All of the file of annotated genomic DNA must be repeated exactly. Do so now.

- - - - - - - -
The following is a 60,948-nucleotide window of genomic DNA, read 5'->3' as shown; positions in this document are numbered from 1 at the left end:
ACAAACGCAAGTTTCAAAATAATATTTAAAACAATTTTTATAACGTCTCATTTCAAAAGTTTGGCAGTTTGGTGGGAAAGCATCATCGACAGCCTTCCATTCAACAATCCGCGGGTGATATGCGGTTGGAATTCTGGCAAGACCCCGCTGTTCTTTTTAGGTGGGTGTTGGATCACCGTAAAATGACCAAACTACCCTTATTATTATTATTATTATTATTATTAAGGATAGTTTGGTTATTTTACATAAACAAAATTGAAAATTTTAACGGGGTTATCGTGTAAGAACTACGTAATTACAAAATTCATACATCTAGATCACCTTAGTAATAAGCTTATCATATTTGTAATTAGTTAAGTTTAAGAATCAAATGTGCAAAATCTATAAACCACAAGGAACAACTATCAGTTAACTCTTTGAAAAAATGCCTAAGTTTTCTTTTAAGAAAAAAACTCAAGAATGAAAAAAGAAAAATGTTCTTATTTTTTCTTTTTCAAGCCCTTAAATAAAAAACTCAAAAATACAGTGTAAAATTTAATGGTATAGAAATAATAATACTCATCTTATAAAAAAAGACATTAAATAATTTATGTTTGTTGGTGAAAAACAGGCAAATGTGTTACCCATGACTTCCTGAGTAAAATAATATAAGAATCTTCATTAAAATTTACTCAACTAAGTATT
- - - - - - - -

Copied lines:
The following is a 60,948-nucleotide window of genomic DNA, read 5'->3' as shown; positions in this document are numbered from 1 at the left end:
ACAAACGCAAGTTTCAAAATAATATTTAAAACAATTTTTATAACGTCTCATTTCAAAAGTTTGGCAGTTTGGTGGGAAAGCATCATCGACAGCCTTCCATTCAACAATCCGCGGGTGATATGCGGTTGGAATTCTGGCAAGACCCCGCTGTTCTTTTTAGGTGGGTGTTGGATCACCGTAAAATGACCAAACTACCCTTATTATTATTATTATTATTATTATTAAGGATAGTTTGGTTATTTTACATAAACAAAATTGAAAATTTTAACGGGGTTATCGTGTAAGAACTACGTAATTACAAAATTCATACATCTAGATCACCTTAGTAATAAGCTTATCATATTTGTAATTAGTTAAGTTTAAGAATCAAATGTGCAAAATCTATAAACCACAAGGAACAACTATCAGTTAACTCTTTGAAAAAATGCCTAAGTTTTCTTTTAAGAAAAAAACTCAAGAATGAAAAAAGAAAAATGTTCTTATTTTTTCTTTTTCAAGCCCTTAAATAAAAAACTCAAAAATACAGTGTAAAATTTAATGGTATAGAAATAATAATACTCATCTTATAAAAAAAGACATTAAATAATTTATGTTTGTTGGTGAAAAACAGGCAAATGTGTTACCCATGACTTCCTGAGTAAAATAATATAAGAATCTTCATTAAAATTTACTCAACTAAGTATT